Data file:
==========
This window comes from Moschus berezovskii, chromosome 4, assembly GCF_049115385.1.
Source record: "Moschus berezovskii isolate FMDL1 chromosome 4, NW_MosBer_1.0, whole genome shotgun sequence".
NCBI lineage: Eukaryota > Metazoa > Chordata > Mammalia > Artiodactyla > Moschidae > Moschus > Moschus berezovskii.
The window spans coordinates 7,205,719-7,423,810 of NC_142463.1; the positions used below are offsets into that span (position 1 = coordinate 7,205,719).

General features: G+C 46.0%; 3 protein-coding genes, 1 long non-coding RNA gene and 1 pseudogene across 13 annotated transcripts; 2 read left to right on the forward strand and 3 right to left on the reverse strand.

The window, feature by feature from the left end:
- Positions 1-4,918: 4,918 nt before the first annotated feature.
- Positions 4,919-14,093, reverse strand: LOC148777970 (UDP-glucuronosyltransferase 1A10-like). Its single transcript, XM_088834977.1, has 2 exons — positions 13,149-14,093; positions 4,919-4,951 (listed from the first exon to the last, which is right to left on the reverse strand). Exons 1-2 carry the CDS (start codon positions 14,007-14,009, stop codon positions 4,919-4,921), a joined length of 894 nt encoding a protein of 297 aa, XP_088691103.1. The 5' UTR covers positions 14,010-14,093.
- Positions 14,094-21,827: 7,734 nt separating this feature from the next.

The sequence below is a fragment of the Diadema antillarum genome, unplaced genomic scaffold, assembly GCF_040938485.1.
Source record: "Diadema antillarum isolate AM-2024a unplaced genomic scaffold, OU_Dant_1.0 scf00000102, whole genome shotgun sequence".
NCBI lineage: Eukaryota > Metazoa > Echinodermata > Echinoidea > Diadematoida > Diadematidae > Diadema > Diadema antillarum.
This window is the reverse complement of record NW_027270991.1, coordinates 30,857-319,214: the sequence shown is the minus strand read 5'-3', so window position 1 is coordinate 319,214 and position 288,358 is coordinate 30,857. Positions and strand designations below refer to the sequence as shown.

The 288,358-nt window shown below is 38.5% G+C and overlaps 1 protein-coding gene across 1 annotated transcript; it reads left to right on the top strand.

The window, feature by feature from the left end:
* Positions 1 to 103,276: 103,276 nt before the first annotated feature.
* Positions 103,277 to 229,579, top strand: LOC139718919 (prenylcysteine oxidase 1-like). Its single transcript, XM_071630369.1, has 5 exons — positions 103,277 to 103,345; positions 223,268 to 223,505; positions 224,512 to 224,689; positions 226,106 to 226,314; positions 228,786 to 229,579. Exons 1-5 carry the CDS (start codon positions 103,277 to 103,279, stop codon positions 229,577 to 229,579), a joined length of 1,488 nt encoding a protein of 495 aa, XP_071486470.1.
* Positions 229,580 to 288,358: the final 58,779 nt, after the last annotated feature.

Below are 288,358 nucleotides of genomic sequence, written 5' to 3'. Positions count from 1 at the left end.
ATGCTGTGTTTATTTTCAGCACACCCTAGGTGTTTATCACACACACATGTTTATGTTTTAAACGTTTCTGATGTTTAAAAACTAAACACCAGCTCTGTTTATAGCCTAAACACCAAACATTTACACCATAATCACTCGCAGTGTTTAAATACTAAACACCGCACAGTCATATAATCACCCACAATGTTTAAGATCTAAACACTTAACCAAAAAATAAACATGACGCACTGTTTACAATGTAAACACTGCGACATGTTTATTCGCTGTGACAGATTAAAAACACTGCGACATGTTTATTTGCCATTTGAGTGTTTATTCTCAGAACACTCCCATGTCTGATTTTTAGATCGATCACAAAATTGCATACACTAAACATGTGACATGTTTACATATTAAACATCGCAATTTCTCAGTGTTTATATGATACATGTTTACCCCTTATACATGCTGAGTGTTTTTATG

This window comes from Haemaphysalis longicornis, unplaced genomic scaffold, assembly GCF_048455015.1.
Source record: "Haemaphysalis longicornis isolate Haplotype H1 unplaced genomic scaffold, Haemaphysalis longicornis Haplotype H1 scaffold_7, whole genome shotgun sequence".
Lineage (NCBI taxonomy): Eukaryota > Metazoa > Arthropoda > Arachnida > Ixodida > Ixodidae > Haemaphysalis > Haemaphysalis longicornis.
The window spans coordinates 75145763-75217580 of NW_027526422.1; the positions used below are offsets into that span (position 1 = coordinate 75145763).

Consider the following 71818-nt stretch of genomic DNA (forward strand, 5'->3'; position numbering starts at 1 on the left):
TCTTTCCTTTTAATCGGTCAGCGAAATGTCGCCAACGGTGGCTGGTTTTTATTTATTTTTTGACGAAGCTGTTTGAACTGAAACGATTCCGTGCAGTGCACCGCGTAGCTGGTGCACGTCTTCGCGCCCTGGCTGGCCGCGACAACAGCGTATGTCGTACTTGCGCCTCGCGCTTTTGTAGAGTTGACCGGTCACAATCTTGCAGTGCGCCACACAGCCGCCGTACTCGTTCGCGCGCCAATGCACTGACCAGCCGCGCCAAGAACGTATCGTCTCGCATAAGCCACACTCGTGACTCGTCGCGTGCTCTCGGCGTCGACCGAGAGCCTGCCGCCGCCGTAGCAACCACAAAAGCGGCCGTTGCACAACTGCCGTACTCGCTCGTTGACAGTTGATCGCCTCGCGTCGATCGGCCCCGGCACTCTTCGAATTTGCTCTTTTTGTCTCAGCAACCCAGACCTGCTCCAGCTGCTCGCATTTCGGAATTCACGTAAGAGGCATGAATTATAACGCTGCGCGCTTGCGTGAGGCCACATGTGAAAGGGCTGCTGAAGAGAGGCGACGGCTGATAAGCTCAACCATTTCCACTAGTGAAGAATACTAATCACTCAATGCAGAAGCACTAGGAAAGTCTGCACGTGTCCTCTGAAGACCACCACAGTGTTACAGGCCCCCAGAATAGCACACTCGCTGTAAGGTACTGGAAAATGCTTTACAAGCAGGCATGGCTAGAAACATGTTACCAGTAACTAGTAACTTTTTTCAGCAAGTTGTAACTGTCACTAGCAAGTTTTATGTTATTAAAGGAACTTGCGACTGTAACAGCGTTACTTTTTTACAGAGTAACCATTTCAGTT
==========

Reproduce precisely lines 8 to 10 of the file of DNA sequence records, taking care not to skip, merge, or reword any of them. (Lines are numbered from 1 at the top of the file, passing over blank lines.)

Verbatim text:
- Positions 4,919-14,093, reverse strand: LOC148777970 (UDP-glucuronosyltransferase 1A10-like). Its single transcript, XM_088834977.1, has 2 exons — positions 13,149-14,093; positions 4,919-4,951 (listed from the first exon to the last, which is right to left on the reverse strand). Exons 1-2 carry the CDS (start codon positions 14,007-14,009, stop codon positions 4,919-4,921), a joined length of 894 nt encoding a protein of 297 aa, XP_088691103.1. The 5' UTR covers positions 14,010-14,093.
- Positions 14,094-21,827: 7,734 nt separating this feature from the next.

The sequence below is a fragment of the Diadema antillarum genome, unplaced genomic scaffold, assembly GCF_040938485.1.